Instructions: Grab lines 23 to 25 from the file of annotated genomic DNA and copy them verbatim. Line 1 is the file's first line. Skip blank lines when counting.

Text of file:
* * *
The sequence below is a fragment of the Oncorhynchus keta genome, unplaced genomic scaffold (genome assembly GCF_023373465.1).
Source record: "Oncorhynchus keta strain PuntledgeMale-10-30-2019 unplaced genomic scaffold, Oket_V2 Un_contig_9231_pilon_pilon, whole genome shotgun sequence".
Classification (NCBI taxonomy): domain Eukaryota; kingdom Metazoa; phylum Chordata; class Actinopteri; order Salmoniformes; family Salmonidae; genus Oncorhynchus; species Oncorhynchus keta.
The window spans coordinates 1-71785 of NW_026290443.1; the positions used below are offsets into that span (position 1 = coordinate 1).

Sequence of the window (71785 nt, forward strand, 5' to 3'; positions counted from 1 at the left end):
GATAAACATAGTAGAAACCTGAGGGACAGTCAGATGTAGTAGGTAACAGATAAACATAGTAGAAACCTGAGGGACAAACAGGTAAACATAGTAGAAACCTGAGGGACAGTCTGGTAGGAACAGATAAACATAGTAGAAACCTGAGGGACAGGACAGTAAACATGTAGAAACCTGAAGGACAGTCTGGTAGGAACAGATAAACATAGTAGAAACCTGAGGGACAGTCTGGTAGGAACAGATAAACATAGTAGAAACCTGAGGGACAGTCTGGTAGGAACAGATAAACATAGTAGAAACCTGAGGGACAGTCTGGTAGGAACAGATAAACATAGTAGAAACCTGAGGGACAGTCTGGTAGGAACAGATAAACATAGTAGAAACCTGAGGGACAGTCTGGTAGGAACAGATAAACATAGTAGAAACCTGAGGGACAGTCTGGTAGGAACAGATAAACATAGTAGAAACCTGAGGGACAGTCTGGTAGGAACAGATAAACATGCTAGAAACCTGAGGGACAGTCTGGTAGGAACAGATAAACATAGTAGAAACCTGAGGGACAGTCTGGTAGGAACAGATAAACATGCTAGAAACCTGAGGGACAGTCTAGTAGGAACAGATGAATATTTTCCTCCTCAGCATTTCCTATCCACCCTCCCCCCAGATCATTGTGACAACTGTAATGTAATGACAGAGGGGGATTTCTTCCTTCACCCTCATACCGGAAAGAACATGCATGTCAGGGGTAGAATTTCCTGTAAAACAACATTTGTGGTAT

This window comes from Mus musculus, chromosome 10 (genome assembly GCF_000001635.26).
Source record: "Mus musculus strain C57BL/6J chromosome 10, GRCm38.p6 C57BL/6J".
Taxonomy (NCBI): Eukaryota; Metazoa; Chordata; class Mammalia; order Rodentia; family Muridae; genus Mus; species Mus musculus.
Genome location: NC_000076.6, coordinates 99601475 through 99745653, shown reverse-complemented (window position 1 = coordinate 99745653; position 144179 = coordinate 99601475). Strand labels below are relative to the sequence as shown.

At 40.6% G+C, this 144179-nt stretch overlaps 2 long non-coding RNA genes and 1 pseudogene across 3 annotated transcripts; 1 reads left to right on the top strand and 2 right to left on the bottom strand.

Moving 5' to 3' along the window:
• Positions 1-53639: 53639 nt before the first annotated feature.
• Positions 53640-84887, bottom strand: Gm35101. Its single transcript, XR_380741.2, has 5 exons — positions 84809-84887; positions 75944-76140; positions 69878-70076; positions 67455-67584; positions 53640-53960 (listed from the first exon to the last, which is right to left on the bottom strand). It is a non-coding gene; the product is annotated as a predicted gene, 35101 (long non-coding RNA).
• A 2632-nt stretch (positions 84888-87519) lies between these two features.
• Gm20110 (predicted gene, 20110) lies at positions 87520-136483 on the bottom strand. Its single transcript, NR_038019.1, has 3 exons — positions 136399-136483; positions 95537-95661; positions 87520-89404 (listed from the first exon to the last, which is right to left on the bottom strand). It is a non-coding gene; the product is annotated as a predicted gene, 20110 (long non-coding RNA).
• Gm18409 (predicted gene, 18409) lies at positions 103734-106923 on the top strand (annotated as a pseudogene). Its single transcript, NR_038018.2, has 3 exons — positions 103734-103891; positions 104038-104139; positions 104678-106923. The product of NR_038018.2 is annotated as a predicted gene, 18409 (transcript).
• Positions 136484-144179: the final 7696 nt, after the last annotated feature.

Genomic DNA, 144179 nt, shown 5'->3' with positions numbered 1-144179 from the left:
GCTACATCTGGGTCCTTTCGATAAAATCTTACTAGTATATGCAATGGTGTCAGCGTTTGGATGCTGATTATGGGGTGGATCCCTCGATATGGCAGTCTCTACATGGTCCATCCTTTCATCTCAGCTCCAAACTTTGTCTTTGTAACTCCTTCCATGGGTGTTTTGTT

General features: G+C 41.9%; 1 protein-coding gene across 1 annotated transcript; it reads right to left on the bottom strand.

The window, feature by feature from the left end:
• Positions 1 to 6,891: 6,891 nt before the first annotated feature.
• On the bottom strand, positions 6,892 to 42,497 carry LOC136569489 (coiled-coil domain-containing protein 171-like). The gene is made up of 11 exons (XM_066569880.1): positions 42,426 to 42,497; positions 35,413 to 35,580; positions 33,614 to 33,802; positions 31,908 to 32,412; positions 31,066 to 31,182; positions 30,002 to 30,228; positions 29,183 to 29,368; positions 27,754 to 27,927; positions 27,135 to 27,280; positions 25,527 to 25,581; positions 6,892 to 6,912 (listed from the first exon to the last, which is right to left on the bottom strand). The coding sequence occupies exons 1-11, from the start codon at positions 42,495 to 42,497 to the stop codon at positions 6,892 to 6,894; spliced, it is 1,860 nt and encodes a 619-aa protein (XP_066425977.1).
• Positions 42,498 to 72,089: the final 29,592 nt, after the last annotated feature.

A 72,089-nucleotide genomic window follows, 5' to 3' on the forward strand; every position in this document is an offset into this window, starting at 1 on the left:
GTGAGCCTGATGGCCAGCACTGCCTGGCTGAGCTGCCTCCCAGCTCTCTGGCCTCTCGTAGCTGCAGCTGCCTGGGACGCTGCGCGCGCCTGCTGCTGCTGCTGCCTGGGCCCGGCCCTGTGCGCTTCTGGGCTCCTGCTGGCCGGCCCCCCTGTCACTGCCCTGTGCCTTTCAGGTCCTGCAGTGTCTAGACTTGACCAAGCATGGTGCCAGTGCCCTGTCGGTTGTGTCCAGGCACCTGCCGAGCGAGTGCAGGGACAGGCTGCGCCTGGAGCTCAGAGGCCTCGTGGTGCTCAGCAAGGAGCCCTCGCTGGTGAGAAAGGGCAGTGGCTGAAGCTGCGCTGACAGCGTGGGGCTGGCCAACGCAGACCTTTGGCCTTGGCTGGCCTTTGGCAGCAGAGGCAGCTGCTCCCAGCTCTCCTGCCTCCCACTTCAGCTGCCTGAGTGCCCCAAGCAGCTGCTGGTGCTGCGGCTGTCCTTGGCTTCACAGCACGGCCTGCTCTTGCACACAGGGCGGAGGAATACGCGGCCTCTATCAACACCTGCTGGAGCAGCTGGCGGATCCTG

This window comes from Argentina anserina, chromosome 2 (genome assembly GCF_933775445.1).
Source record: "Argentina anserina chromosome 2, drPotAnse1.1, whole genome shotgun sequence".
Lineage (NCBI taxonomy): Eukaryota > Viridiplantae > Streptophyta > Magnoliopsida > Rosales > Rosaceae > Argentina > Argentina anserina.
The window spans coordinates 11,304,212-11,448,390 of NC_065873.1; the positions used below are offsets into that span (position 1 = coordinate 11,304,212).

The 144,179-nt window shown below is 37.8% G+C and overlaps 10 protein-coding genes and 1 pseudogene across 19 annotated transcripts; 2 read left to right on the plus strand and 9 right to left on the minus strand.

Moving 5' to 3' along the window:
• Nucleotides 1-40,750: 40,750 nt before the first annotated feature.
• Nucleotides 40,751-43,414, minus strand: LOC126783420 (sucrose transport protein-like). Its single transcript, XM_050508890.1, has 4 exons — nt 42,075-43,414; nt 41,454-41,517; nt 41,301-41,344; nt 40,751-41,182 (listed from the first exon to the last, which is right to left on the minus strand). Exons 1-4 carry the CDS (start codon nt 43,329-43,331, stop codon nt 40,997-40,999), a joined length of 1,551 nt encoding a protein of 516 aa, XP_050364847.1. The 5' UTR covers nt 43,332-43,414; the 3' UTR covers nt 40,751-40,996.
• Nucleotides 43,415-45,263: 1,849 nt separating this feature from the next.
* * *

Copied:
• Positions 1 to 6,891: 6,891 nt before the first annotated feature.
• On the bottom strand, positions 6,892 to 42,497 carry LOC136569489 (coiled-coil domain-containing protein 171-like). The gene is made up of 11 exons (XM_066569880.1): positions 42,426 to 42,497; positions 35,413 to 35,580; positions 33,614 to 33,802; positions 31,908 to 32,412; positions 31,066 to 31,182; positions 30,002 to 30,228; positions 29,183 to 29,368; positions 27,754 to 27,927; positions 27,135 to 27,280; positions 25,527 to 25,581; positions 6,892 to 6,912 (listed from the first exon to the last, which is right to left on the bottom strand). The coding sequence occupies exons 1-11, from the start codon at positions 42,495 to 42,497 to the stop codon at positions 6,892 to 6,894; spliced, it is 1,860 nt and encodes a 619-aa protein (XP_066425977.1).
• Positions 42,498 to 72,089: the final 29,592 nt, after the last annotated feature.